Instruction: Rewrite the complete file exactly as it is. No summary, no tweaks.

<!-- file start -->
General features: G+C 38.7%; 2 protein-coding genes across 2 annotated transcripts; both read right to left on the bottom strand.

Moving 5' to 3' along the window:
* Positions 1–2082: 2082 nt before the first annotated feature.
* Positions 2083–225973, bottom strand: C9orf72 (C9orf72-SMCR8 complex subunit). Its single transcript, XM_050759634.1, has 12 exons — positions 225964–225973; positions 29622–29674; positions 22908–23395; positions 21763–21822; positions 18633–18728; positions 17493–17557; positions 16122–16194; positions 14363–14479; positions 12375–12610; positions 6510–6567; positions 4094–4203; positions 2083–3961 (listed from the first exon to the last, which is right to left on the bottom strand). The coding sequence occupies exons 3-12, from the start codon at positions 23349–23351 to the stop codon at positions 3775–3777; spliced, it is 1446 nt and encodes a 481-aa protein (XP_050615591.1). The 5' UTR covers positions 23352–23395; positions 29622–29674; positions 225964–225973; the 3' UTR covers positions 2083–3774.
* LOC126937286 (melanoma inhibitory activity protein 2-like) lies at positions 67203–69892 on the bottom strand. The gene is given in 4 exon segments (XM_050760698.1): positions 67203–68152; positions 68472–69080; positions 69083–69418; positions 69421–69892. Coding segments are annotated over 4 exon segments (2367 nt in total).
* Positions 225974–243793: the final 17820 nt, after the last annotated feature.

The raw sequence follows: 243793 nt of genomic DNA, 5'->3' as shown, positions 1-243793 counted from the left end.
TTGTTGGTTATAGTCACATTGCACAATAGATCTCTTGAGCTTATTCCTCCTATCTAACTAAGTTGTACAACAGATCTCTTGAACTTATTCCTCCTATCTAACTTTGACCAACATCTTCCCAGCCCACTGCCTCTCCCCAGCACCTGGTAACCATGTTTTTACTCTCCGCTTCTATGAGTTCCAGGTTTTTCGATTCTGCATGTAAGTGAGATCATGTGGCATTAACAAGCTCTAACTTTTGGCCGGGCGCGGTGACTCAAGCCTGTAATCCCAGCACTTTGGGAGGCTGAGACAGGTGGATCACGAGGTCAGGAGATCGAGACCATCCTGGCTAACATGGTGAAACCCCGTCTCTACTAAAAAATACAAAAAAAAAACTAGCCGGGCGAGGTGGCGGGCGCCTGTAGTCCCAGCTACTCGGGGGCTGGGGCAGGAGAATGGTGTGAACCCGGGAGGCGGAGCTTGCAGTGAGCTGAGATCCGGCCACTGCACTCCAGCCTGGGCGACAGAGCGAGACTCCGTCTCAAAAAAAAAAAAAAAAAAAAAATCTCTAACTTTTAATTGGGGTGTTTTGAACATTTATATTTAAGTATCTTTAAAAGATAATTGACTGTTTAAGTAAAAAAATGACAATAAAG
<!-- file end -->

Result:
General features: G+C 38.7%; 2 protein-coding genes across 2 annotated transcripts; both read right to left on the bottom strand.

Moving 5' to 3' along the window:
* Positions 1–2082: 2082 nt before the first annotated feature.
* Positions 2083–225973, bottom strand: C9orf72 (C9orf72-SMCR8 complex subunit). Its single transcript, XM_050759634.1, has 12 exons — positions 225964–225973; positions 29622–29674; positions 22908–23395; positions 21763–21822; positions 18633–18728; positions 17493–17557; positions 16122–16194; positions 14363–14479; positions 12375–12610; positions 6510–6567; positions 4094–4203; positions 2083–3961 (listed from the first exon to the last, which is right to left on the bottom strand). The coding sequence occupies exons 3-12, from the start codon at positions 23349–23351 to the stop codon at positions 3775–3777; spliced, it is 1446 nt and encodes a 481-aa protein (XP_050615591.1). The 5' UTR covers positions 23352–23395; positions 29622–29674; positions 225964–225973; the 3' UTR covers positions 2083–3774.
* LOC126937286 (melanoma inhibitory activity protein 2-like) lies at positions 67203–69892 on the bottom strand. The gene is given in 4 exon segments (XM_050760698.1): positions 67203–68152; positions 68472–69080; positions 69083–69418; positions 69421–69892. Coding segments are annotated over 4 exon segments (2367 nt in total).
* Positions 225974–243793: the final 17820 nt, after the last annotated feature.

The raw sequence follows: 243793 nt of genomic DNA, 5'->3' as shown, positions 1-243793 counted from the left end.
TTGTTGGTTATAGTCACATTGCACAATAGATCTCTTGAGCTTATTCCTCCTATCTAACTAAGTTGTACAACAGATCTCTTGAACTTATTCCTCCTATCTAACTTTGACCAACATCTTCCCAGCCCACTGCCTCTCCCCAGCACCTGGTAACCATGTTTTTACTCTCCGCTTCTATGAGTTCCAGGTTTTTCGATTCTGCATGTAAGTGAGATCATGTGGCATTAACAAGCTCTAACTTTTGGCCGGGCGCGGTGACTCAAGCCTGTAATCCCAGCACTTTGGGAGGCTGAGACAGGTGGATCACGAGGTCAGGAGATCGAGACCATCCTGGCTAACATGGTGAAACCCCGTCTCTACTAAAAAATACAAAAAAAAAACTAGCCGGGCGAGGTGGCGGGCGCCTGTAGTCCCAGCTACTCGGGGGCTGGGGCAGGAGAATGGTGTGAACCCGGGAGGCGGAGCTTGCAGTGAGCTGAGATCCGGCCACTGCACTCCAGCCTGGGCGACAGAGCGAGACTCCGTCTCAAAAAAAAAAAAAAAAAAAAAATCTCTAACTTTTAATTGGGGTGTTTTGAACATTTATATTTAAGTATCTTTAAAAGATAATTGACTGTTTAAGTAAAAAAATGACAATAAAG